Govt city-cen­tric: Capes MPs

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Capes MPs say al­most a year in of­fice and the lat­est blow-up about La­bor fund­ing bias show the Gov­ern­ment only cares about safe seats in re­gional WA.

Na­tion­als’ War­ren-Black­wood MLA Terry Red­man and Lib­eral Vasse MLA Libby Met­tam have ac­cused Premier Mark McGowan’s Gov­ern­ment of nakedly favour­ing the safe re­gional seats of Al­bany, Bunbury and Collie and plac­ing too much fo­cus on the city.

The com­ments pre­cede re­port­ing at the week­end show­ing La­bor’s $39 mil­lion “job-cre­at­ing” elec­tion fund was over­whelm­ingly geared to­wards its own seats or seats La­bor thought it could win dur­ing last year’s elec­tion.

Ms Met­tam said La­bor’s fo­cus was starkly re­flected in a $20 mil­lion fund awarded to La­bor MLA Mick Mur­ray’s seat of Collie, with a com­mit­tee formed to de­ter­mine how to spend the money Ms Met- tam said should be used to make Bus­sell High­way dual-lane for the re­gion’s ben­e­fit.

Mr Red­man said fund­ing was dished out in Bunbury dur­ing last year’s elec­tion for a fu­ture stage of the city’s wa­ter­front re­de­vel­op­ment that lacked a busi­ness case, which Mr Red­man said helped for­mer South West De­vel­op­ment Com­mis­sion chief Don Punch claim the seat for La­bor.

Mr Red­man said for­ward es­ti­mates for Roy­al­ties for Re­gions now showed by 2019-20, 45 per cent of the fund’s an­nual $1 bil­lion spend would prop up essen­tial coun­try ser­vices like wa­ter and hos­pi­tal pa­tient travel as­sis­tance, pre­vi­ously cov­ered by sub­si­dies be­fore La­bor re­jigged the scheme.

“The talk around the bush is that money’s dried up,” he said.

“Un­less you live in Bunbury, Collie and Al­bany, don’t ex­pect a lot.”

Mr Red­man said many small re­gional groups re­liant on R4R for mi­nor fund­ing were now go­ing beg­ging at the same time news emerged of La­bor’s fund­ing — called a “slush fund” by elec­tion an­a­lyst Peter Kennedy — pay­ing for com­mu­nity projects in Laborheld seats.

Premier Mark McGowan dis­missed al­le­ga­tions of pork-bar­relling.

“The prob­lem seems to be we’re not spend­ing money in Dalkeith, Pep­per­mint Grove, Cottes­loe or Ap­ple­cross,” he told other re­porters. Capes MLAs said the Premier crit­i­cally mis­un­der­stood re­gional con­cerns and Mrs Met­tam said she and vot­ers were “in­sulted” by the dis­missal.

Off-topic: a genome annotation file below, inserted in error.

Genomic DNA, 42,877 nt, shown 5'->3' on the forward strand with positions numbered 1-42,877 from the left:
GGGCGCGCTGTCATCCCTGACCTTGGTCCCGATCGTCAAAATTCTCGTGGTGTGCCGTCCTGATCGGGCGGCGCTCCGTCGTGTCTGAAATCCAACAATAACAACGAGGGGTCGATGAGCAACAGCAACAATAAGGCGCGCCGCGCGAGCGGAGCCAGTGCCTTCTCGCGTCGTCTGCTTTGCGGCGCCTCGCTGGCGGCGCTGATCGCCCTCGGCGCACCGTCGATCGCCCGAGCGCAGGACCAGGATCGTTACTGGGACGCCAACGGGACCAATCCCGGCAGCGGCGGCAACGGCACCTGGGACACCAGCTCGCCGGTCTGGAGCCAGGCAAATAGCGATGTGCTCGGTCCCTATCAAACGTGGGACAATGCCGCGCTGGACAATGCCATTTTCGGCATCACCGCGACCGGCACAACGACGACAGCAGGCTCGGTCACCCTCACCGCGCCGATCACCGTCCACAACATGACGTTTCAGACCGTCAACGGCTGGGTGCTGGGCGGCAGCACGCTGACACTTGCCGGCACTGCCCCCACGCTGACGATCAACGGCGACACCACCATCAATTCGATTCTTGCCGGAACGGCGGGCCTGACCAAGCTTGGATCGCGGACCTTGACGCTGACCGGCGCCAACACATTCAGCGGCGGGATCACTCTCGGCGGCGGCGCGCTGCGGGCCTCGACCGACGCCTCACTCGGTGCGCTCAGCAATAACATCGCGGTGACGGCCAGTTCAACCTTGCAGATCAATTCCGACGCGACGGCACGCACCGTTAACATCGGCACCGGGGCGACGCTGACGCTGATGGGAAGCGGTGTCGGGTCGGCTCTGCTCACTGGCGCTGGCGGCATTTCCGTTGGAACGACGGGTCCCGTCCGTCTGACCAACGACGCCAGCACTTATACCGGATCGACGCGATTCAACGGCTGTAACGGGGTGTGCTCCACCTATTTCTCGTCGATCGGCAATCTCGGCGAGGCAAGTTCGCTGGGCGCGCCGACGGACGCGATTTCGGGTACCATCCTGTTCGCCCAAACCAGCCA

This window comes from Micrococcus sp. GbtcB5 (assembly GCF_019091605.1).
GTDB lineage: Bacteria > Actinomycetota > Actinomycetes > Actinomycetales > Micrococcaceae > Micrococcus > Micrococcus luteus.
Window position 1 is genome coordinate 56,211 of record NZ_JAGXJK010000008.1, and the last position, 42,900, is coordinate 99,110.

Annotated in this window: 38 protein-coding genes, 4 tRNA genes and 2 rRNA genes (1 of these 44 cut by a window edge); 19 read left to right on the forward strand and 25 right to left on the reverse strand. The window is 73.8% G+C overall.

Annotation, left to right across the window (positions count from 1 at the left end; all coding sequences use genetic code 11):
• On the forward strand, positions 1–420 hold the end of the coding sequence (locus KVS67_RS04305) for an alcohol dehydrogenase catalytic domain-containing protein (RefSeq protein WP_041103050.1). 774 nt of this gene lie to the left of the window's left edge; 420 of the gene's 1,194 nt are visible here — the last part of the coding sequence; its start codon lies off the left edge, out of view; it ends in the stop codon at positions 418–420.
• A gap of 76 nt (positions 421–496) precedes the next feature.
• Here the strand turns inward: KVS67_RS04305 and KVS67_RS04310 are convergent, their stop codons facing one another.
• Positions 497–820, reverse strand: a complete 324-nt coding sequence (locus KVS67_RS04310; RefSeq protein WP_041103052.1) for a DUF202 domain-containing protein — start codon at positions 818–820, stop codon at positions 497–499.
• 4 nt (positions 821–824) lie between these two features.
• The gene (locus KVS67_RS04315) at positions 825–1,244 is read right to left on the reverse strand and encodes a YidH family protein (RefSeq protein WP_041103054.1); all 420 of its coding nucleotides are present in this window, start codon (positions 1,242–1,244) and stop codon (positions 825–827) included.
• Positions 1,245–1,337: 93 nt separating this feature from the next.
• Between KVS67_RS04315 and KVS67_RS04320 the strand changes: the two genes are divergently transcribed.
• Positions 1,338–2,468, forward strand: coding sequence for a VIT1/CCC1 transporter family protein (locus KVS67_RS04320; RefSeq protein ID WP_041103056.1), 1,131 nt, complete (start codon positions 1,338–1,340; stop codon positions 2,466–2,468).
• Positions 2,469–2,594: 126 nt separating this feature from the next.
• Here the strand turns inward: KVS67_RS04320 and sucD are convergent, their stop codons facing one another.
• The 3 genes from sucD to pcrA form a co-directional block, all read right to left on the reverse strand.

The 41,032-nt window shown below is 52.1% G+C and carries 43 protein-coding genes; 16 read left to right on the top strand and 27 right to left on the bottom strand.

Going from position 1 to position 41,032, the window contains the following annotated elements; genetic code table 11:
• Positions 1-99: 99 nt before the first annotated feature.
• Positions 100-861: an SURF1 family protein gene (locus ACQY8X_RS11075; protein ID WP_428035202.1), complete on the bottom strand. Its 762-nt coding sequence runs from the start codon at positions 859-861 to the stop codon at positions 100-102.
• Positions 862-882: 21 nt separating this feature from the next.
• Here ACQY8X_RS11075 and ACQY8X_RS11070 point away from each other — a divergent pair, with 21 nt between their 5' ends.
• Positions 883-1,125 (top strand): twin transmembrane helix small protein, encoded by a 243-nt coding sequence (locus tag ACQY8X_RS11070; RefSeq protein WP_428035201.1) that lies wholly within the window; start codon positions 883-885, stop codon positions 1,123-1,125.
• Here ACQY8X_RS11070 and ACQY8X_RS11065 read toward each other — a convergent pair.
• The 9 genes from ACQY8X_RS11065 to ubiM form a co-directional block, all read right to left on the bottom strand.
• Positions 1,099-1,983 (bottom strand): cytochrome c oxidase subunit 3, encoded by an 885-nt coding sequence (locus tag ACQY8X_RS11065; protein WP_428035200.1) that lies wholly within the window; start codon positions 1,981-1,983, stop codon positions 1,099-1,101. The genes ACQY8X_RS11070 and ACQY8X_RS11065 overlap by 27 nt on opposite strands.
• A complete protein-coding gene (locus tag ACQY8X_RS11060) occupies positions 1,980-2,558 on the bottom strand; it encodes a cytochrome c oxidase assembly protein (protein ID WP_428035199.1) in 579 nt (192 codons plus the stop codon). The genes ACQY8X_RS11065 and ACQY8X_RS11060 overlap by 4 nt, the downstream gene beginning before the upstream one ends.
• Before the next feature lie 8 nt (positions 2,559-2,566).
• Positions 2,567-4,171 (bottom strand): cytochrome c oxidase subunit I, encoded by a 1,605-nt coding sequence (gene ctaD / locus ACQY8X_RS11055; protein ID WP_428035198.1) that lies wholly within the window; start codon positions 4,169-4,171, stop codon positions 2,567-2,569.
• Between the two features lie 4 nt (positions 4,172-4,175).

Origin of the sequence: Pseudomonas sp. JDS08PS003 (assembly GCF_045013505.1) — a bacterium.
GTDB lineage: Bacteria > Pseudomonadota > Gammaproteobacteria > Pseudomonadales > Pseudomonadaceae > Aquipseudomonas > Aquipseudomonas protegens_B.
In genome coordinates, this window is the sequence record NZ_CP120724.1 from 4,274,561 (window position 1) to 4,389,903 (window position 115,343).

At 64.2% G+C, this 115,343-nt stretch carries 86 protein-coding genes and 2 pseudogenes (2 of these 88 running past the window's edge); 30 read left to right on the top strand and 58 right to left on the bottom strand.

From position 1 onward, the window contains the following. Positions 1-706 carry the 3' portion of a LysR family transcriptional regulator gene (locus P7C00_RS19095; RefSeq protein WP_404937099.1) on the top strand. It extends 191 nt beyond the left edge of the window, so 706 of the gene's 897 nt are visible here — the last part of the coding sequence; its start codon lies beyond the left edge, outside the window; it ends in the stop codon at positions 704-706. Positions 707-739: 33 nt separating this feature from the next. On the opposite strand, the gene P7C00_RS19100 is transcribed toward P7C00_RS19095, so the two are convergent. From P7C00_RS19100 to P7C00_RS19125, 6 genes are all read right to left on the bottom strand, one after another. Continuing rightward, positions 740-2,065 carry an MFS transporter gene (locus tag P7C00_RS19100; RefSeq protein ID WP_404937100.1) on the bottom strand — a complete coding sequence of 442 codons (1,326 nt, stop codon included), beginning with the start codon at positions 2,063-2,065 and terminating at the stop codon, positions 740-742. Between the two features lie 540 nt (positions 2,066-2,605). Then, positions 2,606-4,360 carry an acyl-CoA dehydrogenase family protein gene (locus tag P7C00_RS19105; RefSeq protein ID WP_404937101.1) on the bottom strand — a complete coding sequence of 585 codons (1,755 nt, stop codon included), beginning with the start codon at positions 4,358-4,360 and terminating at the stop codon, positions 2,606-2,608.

La­bor Re­gional De­vel­op­ment Min­is­ter Alan­nah MacTier­nan de­fended her Gov­ern­ment’s record in the South West, point­ing to fund­ing for the perime­ter road, the Mar­garet River Cul­tural Cen­tre and re­de­vel­op­ment of Mar­garet River Se­nior High School, all of which were com­mit­ted to be­fore La­bor took power.

“We make no apolo­gies for prior- itis­ing the elec­tion com­mit­ments that were over­whelm­ingly en­dorsed at the elec­tion ,” she said.

Ms MacTier­nan also said La­bor had made a “sig­nif­i­cant in­vest­ment in re­gional tourism”, com­mit­ting al­most $50 mil­lion to mar­ket­ing and events Statewide.

Mr McGowan told the Times “any sug­ges­tion this Gov­ern­ment is not in­vest­ing in the South West is sim­ply not backed up by facts”.

He in­sisted the Lo­cal Projects, Lo­cal Jobs pro­gram was solely about hon­our­ing elec­tion com­mit­ments.

Ms MacTier­nan said South West in­fra­struc­ture in­vest­ment was worth $636 mil­lion dur­ing the next four years but she did not an­swer Mr Red­man’s claim many re­gional ser­vices were now funded out of R4R, which was in­tended for un­funded projects in re­gional WA.

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